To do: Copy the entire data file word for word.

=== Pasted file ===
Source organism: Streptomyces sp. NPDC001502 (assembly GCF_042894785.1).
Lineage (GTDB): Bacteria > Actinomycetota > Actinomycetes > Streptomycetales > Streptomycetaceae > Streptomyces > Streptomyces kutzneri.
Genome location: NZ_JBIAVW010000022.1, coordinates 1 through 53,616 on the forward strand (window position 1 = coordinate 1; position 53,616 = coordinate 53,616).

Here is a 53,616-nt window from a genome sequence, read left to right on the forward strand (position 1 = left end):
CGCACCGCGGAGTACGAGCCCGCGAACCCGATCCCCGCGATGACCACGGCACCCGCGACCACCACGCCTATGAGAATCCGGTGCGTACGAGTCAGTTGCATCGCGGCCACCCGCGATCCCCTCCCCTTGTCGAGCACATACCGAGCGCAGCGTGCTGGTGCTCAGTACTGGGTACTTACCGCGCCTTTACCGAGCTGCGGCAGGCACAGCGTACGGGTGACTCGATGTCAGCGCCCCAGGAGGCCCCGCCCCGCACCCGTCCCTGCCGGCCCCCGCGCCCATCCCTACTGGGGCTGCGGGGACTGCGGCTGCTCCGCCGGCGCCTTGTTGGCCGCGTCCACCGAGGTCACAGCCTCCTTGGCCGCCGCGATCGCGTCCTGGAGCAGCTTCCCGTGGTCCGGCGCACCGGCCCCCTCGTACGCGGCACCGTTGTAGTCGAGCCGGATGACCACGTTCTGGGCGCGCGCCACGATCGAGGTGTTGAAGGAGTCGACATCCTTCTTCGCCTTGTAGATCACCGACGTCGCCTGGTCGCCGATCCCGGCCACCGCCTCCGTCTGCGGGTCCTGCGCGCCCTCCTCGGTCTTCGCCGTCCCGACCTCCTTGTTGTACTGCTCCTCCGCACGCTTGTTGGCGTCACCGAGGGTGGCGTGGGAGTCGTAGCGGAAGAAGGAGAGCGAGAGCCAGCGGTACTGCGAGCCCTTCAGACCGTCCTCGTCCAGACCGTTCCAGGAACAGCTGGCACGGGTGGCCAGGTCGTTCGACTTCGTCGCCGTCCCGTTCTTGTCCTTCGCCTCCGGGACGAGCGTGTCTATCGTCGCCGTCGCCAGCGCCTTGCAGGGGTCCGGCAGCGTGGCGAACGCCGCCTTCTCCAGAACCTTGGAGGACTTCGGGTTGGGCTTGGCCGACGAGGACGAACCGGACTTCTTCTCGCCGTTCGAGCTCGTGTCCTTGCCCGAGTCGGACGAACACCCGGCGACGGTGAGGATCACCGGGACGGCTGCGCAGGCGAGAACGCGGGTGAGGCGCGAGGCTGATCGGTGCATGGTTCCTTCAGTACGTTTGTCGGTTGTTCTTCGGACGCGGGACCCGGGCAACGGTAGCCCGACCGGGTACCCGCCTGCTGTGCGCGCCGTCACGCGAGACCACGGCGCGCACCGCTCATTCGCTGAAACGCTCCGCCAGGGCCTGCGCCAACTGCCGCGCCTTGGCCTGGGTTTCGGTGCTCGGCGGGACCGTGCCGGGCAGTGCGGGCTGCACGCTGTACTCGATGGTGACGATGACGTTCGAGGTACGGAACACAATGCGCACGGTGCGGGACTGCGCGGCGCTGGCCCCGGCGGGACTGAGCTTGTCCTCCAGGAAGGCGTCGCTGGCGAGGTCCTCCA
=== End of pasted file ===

Source organism: Streptomyces sp. NPDC001502 (assembly GCF_042894785.1).
Lineage (GTDB): Bacteria > Actinomycetota > Actinomycetes > Streptomycetales > Streptomycetaceae > Streptomyces > Streptomyces kutzneri.
Genome location: NZ_JBIAVW010000022.1, coordinates 1 through 53,616 on the forward strand (window position 1 = coordinate 1; position 53,616 = coordinate 53,616).

Here is a 53,616-nt window from a genome sequence, read left to right on the forward strand (position 1 = left end):
CGCACCGCGGAGTACGAGCCCGCGAACCCGATCCCCGCGATGACCACGGCACCCGCGACCACCACGCCTATGAGAATCCGGTGCGTACGAGTCAGTTGCATCGCGGCCACCCGCGATCCCCTCCCCTTGTCGAGCACATACCGAGCGCAGCGTGCTGGTGCTCAGTACTGGGTACTTACCGCGCCTTTACCGAGCTGCGGCAGGCACAGCGTACGGGTGACTCGATGTCAGCGCCCCAGGAGGCCCCGCCCCGCACCCGTCCCTGCCGGCCCCCGCGCCCATCCCTACTGGGGCTGCGGGGACTGCGGCTGCTCCGCCGGCGCCTTGTTGGCCGCGTCCACCGAGGTCACAGCCTCCTTGGCCGCCGCGATCGCGTCCTGGAGCAGCTTCCCGTGGTCCGGCGCACCGGCCCCCTCGTACGCGGCACCGTTGTAGTCGAGCCGGATGACCACGTTCTGGGCGCGCGCCACGATCGAGGTGTTGAAGGAGTCGACATCCTTCTTCGCCTTGTAGATCACCGACGTCGCCTGGTCGCCGATCCCGGCCACCGCCTCCGTCTGCGGGTCCTGCGCGCCCTCCTCGGTCTTCGCCGTCCCGACCTCCTTGTTGTACTGCTCCTCCGCACGCTTGTTGGCGTCACCGAGGGTGGCGTGGGAGTCGTAGCGGAAGAAGGAGAGCGAGAGCCAGCGGTACTGCGAGCCCTTCAGACCGTCCTCGTCCAGACCGTTCCAGGAACAGCTGGCACGGGTGGCCAGGTCGTTCGACTTCGTCGCCGTCCCGTTCTTGTCCTTCGCCTCCGGGACGAGCGTGTCTATCGTCGCCGTCGCCAGCGCCTTGCAGGGGTCCGGCAGCGTGGCGAACGCCGCCTTCTCCAGAACCTTGGAGGACTTCGGGTTGGGCTTGGCCGACGAGGACGAACCGGACTTCTTCTCGCCGTTCGAGCTCGTGTCCTTGCCCGAGTCGGACGAACACCCGGCGACGGTGAGGATCACCGGGACGGCTGCGCAGGCGAGAACGCGGGTGAGGCGCGAGGCTGATCGGTGCATGGTTCCTTCAGTACGTTTGTCGGTTGTTCTTCGGACGCGGGACCCGGGCAACGGTAGCCCGACCGGGTACCCGCCTGCTGTGCGCGCCGTCACGCGAGACCACGGCGCGCACCGCTCATTCGCTGAAACGCTCCGCCAGGGCCTGCGCCAACTGCCGCGCCTTGGCCTGGGTTTCGGTGCTCGGCGGGACCGTGCCGGGCAGTGCGGGCTGCACGCTGTACTCGATGGTGACGATGACGTTCGAGGTACGGAACACAATGCGCACGGTGCGGGACTGCGCGGCGCTGGCCCCGGCGGGACTGAGCTTGTCCTCCAGGAAGGCGTCGCTGGCGAGGTCCTCCA